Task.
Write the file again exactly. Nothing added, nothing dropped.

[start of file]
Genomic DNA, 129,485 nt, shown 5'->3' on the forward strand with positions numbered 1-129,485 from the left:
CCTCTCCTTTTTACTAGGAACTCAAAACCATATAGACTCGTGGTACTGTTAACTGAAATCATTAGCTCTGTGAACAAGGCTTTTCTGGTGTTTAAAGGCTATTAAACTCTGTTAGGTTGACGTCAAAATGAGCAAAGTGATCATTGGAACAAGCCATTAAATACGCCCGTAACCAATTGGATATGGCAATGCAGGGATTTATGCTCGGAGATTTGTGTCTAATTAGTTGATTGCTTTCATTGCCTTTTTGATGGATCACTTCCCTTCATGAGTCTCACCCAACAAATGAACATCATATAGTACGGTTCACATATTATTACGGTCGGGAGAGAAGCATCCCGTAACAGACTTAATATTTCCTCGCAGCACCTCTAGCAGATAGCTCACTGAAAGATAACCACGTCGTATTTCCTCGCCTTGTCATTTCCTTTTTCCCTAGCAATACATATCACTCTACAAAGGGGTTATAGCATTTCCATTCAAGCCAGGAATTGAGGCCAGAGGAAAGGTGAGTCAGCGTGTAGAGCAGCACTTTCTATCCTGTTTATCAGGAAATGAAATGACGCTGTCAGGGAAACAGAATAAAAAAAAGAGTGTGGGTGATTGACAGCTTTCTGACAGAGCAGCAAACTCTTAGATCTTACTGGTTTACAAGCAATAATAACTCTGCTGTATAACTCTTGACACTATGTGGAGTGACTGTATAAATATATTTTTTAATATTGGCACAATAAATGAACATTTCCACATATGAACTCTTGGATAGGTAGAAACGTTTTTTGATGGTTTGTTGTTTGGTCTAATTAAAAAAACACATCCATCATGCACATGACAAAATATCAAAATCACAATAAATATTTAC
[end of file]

Genomic DNA, 129,485 nt, shown 5'->3' on the forward strand with positions numbered 1-129,485 from the left:
CCTCTCCTTTTTACTAGGAACTCAAAACCATATAGACTCGTGGTACTGTTAACTGAAATCATTAGCTCTGTGAACAAGGCTTTTCTGGTGTTTAAAGGCTATTAAACTCTGTTAGGTTGACGTCAAAATGAGCAAAGTGATCATTGGAACAAGCCATTAAATACGCCCGTAACCAATTGGATATGGCAATGCAGGGATTTATGCTCGGAGATTTGTGTCTAATTAGTTGATTGCTTTCATTGCCTTTTTGATGGATCACTTCCCTTCATGAGTCTCACCCAACAAATGAACATCATATAGTACGGTTCACATATTATTACGGTCGGGAGAGAAGCATCCCGTAACAGACTTAATATTTCCTCGCAGCACCTCTAGCAGATAGCTCACTGAAAGATAACCACGTCGTATTTCCTCGCCTTGTCATTTCCTTTTTCCCTAGCAATACATATCACTCTACAAAGGGGTTATAGCATTTCCATTCAAGCCAGGAATTGAGGCCAGAGGAAAGGTGAGTCAGCGTGTAGAGCAGCACTTTCTATCCTGTTTATCAGGAAATGAAATGACGCTGTCAGGGAAACAGAATAAAAAAAAGAGTGTGGGTGATTGACAGCTTTCTGACAGAGCAGCAAACTCTTAGATCTTACTGGTTTACAAGCAATAATAACTCTGCTGTATAACTCTTGACACTATGTGGAGTGACTGTATAAATATATTTTTTAATATTGGCACAATAAATGAACATTTCCACATATGAACTCTTGGATAGGTAGAAACGTTTTTTGATGGTTTGTTGTTTGGTCTAATTAAAAAAACACATCCATCATGCACATGACAAAATATCAAAATCACAATAAATATTTAC